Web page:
Apps such as Delectable help to erode that opaqueness by standardizing wine names and prices, consolidating expert reviews in one place, and providing a window into a still secretive subculture by showing us how winemakers, sommeliers and collectors talk to each other about wine.
Part of the appeal of Delectable is the atmosphere, which is clubby and informal, with wine reviews often written in the insidery shorthand you’d expect to read via text message from one sommelier to another. “Love this vineyard and Eric’s style. Very cool climate Pinot. Super young but so promising,” reads an entry wine critic Jay McInerney wrote about the Radio-Coteau Savoy Vineyard Anderson Valley Pinot Noir from 2012. “Oh, God, please help me. I want to stop drinking these so young but I just can’t help myself. I feel dirty. I know it is wrong but it tastes soooooo good,” goes another from wine critic Alder Yarrow about the Arnot-Roberts North Coast Trousseau from 2013.
In short, Delectable is a voyeur’s window into this very particular subculture, and instead of attempting to translate or filter its idiosyncrasies, the app has instead made them public. In this world, winemakers are known on a first-name basis. And the academic 101 boilerplate that comes with every mass-market media wine roundup is gone. It can feel inclusive, as if we’re getting the inside scoop from people who really know wine—and because it comes in a familiar-looking format, it doesn’t matter that the language may not be. Similar to how the jargon-y banter on The West Wing changed how pop culture talks about politics, Delectable allows us to learn how winemakers and critics talk about wine to each other.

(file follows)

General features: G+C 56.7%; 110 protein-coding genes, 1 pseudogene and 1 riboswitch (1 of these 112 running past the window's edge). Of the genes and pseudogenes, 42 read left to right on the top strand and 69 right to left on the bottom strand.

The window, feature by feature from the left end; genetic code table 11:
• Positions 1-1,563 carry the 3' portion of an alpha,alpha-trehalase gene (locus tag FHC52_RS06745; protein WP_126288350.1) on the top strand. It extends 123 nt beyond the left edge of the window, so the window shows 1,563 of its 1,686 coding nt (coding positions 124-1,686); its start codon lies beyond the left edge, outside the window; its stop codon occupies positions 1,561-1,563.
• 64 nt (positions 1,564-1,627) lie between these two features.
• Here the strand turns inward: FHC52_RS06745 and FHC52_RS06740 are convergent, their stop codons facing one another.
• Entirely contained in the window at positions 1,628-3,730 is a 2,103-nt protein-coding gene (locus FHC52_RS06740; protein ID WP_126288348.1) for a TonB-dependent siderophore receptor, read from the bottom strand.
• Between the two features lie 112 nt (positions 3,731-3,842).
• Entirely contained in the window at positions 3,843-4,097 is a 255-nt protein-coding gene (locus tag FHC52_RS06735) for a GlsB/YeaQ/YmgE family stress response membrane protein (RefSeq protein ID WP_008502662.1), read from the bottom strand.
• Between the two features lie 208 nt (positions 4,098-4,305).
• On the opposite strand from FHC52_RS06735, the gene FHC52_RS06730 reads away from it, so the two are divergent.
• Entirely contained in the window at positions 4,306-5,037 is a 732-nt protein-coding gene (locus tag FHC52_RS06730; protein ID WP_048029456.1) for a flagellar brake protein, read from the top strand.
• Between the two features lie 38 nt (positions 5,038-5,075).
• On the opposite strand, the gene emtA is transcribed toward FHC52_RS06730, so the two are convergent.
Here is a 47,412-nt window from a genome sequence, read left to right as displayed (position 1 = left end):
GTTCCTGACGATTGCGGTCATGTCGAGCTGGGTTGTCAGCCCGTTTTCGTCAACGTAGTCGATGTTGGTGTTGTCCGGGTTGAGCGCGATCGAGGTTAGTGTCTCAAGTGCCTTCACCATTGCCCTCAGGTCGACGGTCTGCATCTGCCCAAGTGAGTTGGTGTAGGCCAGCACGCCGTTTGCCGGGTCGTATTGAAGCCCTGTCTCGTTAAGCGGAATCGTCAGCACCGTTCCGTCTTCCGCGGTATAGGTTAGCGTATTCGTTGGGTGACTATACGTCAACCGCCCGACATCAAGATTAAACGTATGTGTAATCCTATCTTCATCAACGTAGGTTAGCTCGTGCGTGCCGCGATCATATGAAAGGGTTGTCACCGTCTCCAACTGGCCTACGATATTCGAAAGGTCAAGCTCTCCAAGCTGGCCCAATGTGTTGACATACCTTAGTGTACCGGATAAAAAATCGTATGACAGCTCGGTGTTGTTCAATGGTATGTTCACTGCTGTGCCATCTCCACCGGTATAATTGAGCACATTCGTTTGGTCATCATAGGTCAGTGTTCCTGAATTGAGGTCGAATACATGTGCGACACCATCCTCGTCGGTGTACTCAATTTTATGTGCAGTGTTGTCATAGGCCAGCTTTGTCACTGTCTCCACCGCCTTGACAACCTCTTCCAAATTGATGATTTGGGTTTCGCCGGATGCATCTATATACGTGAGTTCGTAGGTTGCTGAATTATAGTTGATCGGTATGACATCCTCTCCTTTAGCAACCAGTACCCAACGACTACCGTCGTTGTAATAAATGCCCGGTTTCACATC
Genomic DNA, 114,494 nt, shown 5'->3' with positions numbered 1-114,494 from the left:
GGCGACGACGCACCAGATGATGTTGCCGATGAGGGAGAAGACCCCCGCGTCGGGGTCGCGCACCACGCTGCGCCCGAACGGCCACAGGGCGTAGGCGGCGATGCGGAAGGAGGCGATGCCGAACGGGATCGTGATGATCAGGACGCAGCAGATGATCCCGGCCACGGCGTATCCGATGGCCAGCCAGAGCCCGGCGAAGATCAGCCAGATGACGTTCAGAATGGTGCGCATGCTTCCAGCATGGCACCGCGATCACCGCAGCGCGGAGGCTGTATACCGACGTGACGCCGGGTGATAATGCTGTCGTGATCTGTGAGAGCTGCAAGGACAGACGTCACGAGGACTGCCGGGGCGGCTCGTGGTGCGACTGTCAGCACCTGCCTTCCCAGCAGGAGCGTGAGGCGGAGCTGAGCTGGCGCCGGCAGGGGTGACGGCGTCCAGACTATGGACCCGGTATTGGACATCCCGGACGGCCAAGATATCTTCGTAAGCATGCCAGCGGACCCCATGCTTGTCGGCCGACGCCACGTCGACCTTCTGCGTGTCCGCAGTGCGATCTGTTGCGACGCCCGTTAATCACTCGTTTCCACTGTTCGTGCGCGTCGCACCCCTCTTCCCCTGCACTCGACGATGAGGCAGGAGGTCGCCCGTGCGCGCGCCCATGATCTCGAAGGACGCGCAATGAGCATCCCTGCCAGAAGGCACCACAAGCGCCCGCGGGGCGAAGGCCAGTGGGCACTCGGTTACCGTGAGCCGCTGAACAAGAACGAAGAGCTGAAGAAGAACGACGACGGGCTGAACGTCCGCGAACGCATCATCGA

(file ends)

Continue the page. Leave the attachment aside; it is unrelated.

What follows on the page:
It should be noted that the app does not, however, come without downsides. As a visual medium, wine is tough. The labels, while striking, are just that—labels. Sharing a picture of what we’re drinking on Instagram or Twitter means we’re essentially waving a pricetag in front of our contacts. Couple that aesthetic with the impulse to share only when the wine is special (read: pricey or rare), and a wine enthusiast’s social media feed often begins to look uncomfortably like the Rich Kids of Instagram parody account. It’s competitive consumption as entertainment.
And, so far, Delectable is driven by active user input. The more time one puts into it—reading reviews, writing reviews, finding the right people to follow—the more one can get out of it. That is, it’s best for people who are already deep into wine. And that bears out in the data—the company reports that the expert community submits reviews at a much higher rate than the general population.
To get the rest of the market, Delectable will have to reward the passive drinker, the one who walks into a wine store or restaurant and wants direction from the sommelier or salesperson. To an extent, that exists in the app’s recommendation sections, wherein the consumer can order the wines to be sent to directly to his or her home. (Disclosure: I haven’t tested this.)
But to go even further, imagine an app that pings you when a wine that you’ve been wanting to try is in a shop close by, or one that generates a list of choices you’d like from the available wines in the restaurant. That future is not far off, whether it’s Delectable or some other entity that gets there first.
While snapshot reviews will (likely) never take the place of long format storytelling, it’s clear that the way we learn about which wines to buy and how to talk about these wines is changing, and technology is going to have a big role to play in that.